Mississauga’s Neighbours Unhappy With its Missing Link
Published November 22, 2016 at 11:54 pm
Remember the Missing Link? It was touted as transportation salvation by the elected leaders of Toronto, Mississauga, Milton and Cambridge as a way of getting heavy freight off GO train commuter lines to achieve that elusive dream of all day, two-way GO service.
If you’re a resident of the aforementioned municipalities, you really shouldn’t have a problem. But if you live a bit further out east, say, in Vaughan, Markham, Scarborough or even Pickering, then you may have a problem with the Missing Link. A project that benefits Mississauga and Toronto has found opposition from neighbours out east.
Ricardo Mashregi is the chair of the Grandview Area Residents Association of Thornhill Markham. Insauga reached out to him via email to get this thoughts on the Missing Link, and we provided a copy of our last article on the Missing Link as background. Suffice it to say, Mr. Mashregi had some extensive and colourful opinions in a substantive email response. The following is a condensed version of the concerns and proposals he outlined to Insauga.
In our article, we asked an open ended question, “Why in 2016 are we in Mississauga are still transporting freight that could possibly be carrying hazardous materials through a heavily urbanized area”. Mr. Mashregi said York Region, specifically Vaughan and Markham, are in the same situation; they are also heavily urbanized areas. The Yonge-Steeles Corridor is earmarked by the province through the ‘Places to Grow Act’ for further intensification. York is no longer just 6.2 km of rural countryside with some farms in between; it’s on par with Peel Region and Toronto as a growing urban/suburban area.
Mr. Mashregi also said that York Region residents also deserve to be safe from hazardous materials being trekked through their communities, just like the residents of Toronto, Mississauga, Milton and Cambridge. In the area his association represents, there are two elementary schools within a half kilometre of the rail tracks and now, that is being compounded by adding more freight traffic to that existing track?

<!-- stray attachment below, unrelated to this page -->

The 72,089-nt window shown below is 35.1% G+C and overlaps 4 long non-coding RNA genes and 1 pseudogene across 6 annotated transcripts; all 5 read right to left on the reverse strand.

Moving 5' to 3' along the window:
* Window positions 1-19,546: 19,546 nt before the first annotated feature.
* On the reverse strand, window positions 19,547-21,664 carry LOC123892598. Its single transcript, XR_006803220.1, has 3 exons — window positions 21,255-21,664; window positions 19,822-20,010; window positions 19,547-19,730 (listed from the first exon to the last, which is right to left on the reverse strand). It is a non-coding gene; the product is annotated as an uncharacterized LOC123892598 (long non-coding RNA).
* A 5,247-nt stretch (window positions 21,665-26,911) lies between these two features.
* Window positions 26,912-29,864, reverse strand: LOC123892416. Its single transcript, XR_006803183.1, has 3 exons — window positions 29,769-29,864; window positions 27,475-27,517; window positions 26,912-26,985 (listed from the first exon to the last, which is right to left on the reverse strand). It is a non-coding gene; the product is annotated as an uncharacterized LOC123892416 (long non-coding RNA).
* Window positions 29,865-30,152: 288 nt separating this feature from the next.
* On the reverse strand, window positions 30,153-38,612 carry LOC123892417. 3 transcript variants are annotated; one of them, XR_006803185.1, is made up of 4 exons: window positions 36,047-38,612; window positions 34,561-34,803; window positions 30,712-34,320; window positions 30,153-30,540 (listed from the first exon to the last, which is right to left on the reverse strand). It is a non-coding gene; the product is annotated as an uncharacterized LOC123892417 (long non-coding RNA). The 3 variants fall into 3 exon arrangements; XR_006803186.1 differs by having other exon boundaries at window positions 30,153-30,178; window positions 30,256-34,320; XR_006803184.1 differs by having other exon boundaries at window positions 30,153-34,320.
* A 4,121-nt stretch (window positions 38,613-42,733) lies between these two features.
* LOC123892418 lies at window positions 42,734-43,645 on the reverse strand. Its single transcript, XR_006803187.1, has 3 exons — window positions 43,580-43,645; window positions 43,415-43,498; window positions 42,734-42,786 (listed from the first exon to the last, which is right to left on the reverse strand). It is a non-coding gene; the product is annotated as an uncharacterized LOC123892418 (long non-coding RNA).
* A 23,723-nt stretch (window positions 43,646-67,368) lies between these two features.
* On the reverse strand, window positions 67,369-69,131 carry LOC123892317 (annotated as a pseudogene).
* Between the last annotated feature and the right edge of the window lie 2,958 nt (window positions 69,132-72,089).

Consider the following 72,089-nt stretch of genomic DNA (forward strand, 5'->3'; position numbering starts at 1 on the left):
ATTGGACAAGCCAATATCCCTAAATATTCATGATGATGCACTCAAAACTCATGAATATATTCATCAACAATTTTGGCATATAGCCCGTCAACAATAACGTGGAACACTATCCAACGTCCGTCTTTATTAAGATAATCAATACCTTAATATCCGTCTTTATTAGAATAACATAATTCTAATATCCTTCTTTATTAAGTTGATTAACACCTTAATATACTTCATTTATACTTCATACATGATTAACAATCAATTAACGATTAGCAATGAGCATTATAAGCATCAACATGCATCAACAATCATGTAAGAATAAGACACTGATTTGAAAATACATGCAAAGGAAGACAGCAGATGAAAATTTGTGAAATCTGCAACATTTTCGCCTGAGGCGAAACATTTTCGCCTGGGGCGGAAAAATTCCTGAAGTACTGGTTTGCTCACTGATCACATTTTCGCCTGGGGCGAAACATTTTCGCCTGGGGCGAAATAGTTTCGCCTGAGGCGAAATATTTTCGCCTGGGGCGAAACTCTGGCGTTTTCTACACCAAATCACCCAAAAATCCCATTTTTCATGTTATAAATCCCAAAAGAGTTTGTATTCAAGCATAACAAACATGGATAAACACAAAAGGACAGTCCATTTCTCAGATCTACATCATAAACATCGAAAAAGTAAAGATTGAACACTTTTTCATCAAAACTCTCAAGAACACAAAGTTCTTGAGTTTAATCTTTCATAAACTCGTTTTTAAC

Mr. Mashregi then outlined some specific concerns about the Missing Link:
The Missing Link report leaves Markham, Vaughan, Scarborough and Pickering with the potential for increased volumes of freight train traffic, which would include those freights carrying explosives, toxic and dangerous materials through one of the densest and fastest growing population centres in the GTA. These trains would be in addition to dozens of freight trains that already pass through their neighbourhoods on a daily basis. Rerouting would also require the construction of new tracks through already congested areas.
Mr. Mashregi also had criticisms on how the Missing Link report itself, saying it represents a poor way of governments to make critical decisions potentially affecting the health and lives of thousands of their residents without direct participation in the process. Since the report was commissioned by only Mississauga, Toronto, Milton and Cambridge specifically with the western GTA are beyond’s priorities in mind, it left out the concerns and priorities of these municipalities’ northern and eastern neighbours. No consideration of the potential affects the Missing Link (if implemented) will have on other communities. No opportunity to be heard. No transparency in the process.
So what does Mashregi and those he represents want? They actually have an online petition with all the details and their demands outlined. Basically, he and the other ratepayers associations would like a reexamination of the plan in a fact-based, transparent manner. There has to be an opportunity for stakeholders and their experts/consultants to be heard in a public forum. According to Mr. Mashregi, rail safety is not something that should be decided behind closed doors. He tells me this is not NIMBYism, but more like dumping from the Missing Link proponents, and that it’s unreasonable and objectionable that we (the Missing Link municipalities) would do this to them (York Region and others).
It seems that there are some storm clouds gathering around this era of regional and intergovernmental cooperation. Those political leaders whom we have entrusted to spearhead these kinds of initiatives have some work cut out for them. The municipalities who signed the Missing Link agreement were concerned about moving freight westbound away from them, but they didn’t think about the freight moving eastbound?
Perhaps Mayor Crombie should pick up the phone or get her staff to get in touch with their counterparts at York Region to resolve the problems surrounding the Missing Link. Mississauga City Council got extremely incensed a few weeks ago when they heard they might be on the hook for $470 million for John Tory’s SmartTrack, because they were never consulted on it, so it should not be too surprising that our neighbours out east have the same kind of concerns over a lack of consultation over an issue that has the potential to make things worse for them, at the expense of making Mississauga and Toronto feel better.
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